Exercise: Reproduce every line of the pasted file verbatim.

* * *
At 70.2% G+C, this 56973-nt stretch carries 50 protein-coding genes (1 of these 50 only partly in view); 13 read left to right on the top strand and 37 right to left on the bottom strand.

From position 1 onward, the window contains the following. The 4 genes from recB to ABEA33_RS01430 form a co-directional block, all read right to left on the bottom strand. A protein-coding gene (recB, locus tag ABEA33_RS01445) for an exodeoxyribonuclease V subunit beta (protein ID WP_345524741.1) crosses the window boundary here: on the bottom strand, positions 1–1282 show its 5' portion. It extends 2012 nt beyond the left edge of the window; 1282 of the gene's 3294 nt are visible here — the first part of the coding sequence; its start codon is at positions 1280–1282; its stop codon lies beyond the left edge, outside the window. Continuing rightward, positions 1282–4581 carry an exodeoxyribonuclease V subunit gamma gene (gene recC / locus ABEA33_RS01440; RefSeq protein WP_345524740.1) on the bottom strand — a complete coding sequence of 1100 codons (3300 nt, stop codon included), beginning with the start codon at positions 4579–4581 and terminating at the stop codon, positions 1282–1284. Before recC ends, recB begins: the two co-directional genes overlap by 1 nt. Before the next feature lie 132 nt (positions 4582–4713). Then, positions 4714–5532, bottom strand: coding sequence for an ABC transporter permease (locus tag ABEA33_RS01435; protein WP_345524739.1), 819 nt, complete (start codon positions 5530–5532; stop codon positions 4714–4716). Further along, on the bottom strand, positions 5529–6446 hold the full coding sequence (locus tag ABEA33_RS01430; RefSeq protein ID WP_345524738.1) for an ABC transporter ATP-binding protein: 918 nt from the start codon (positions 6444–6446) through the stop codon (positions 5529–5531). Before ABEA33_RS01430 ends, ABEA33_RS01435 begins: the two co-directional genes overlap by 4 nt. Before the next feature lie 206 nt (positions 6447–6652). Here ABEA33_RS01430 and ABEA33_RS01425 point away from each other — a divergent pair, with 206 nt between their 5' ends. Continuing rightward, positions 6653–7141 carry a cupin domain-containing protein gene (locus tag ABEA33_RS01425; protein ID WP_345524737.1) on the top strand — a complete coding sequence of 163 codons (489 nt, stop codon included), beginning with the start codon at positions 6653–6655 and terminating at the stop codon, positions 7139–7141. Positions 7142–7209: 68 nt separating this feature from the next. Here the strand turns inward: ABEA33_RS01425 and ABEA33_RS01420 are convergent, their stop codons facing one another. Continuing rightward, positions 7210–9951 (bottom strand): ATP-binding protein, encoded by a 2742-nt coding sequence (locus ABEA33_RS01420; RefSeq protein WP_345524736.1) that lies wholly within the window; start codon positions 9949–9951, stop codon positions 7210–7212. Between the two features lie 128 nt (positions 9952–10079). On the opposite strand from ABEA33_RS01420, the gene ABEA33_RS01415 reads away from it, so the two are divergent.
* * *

At 70.2% G+C, this 56973-nt stretch carries 50 protein-coding genes (1 of these 50 only partly in view); 13 read left to right on the top strand and 37 right to left on the bottom strand.

From position 1 onward, the window contains the following. The 4 genes from recB to ABEA33_RS01430 form a co-directional block, all read right to left on the bottom strand. A protein-coding gene (recB, locus tag ABEA33_RS01445) for an exodeoxyribonuclease V subunit beta (protein ID WP_345524741.1) crosses the window boundary here: on the bottom strand, positions 1–1282 show its 5' portion. It extends 2012 nt beyond the left edge of the window; 1282 of the gene's 3294 nt are visible here — the first part of the coding sequence; its start codon is at positions 1280–1282; its stop codon lies beyond the left edge, outside the window. Continuing rightward, positions 1282–4581 carry an exodeoxyribonuclease V subunit gamma gene (gene recC / locus ABEA33_RS01440; RefSeq protein WP_345524740.1) on the bottom strand — a complete coding sequence of 1100 codons (3300 nt, stop codon included), beginning with the start codon at positions 4579–4581 and terminating at the stop codon, positions 1282–1284. Before recC ends, recB begins: the two co-directional genes overlap by 1 nt. Before the next feature lie 132 nt (positions 4582–4713). Then, positions 4714–5532, bottom strand: coding sequence for an ABC transporter permease (locus tag ABEA33_RS01435; protein WP_345524739.1), 819 nt, complete (start codon positions 5530–5532; stop codon positions 4714–4716). Further along, on the bottom strand, positions 5529–6446 hold the full coding sequence (locus tag ABEA33_RS01430; RefSeq protein ID WP_345524738.1) for an ABC transporter ATP-binding protein: 918 nt from the start codon (positions 6444–6446) through the stop codon (positions 5529–5531). Before ABEA33_RS01430 ends, ABEA33_RS01435 begins: the two co-directional genes overlap by 4 nt. Before the next feature lie 206 nt (positions 6447–6652). Here ABEA33_RS01430 and ABEA33_RS01425 point away from each other — a divergent pair, with 206 nt between their 5' ends. Continuing rightward, positions 6653–7141 carry a cupin domain-containing protein gene (locus tag ABEA33_RS01425; protein ID WP_345524737.1) on the top strand — a complete coding sequence of 163 codons (489 nt, stop codon included), beginning with the start codon at positions 6653–6655 and terminating at the stop codon, positions 7139–7141. Positions 7142–7209: 68 nt separating this feature from the next. Here the strand turns inward: ABEA33_RS01425 and ABEA33_RS01420 are convergent, their stop codons facing one another. Continuing rightward, positions 7210–9951 (bottom strand): ATP-binding protein, encoded by a 2742-nt coding sequence (locus ABEA33_RS01420; RefSeq protein WP_345524736.1) that lies wholly within the window; start codon positions 9949–9951, stop codon positions 7210–7212. Between the two features lie 128 nt (positions 9952–10079). On the opposite strand from ABEA33_RS01420, the gene ABEA33_RS01415 reads away from it, so the two are divergent.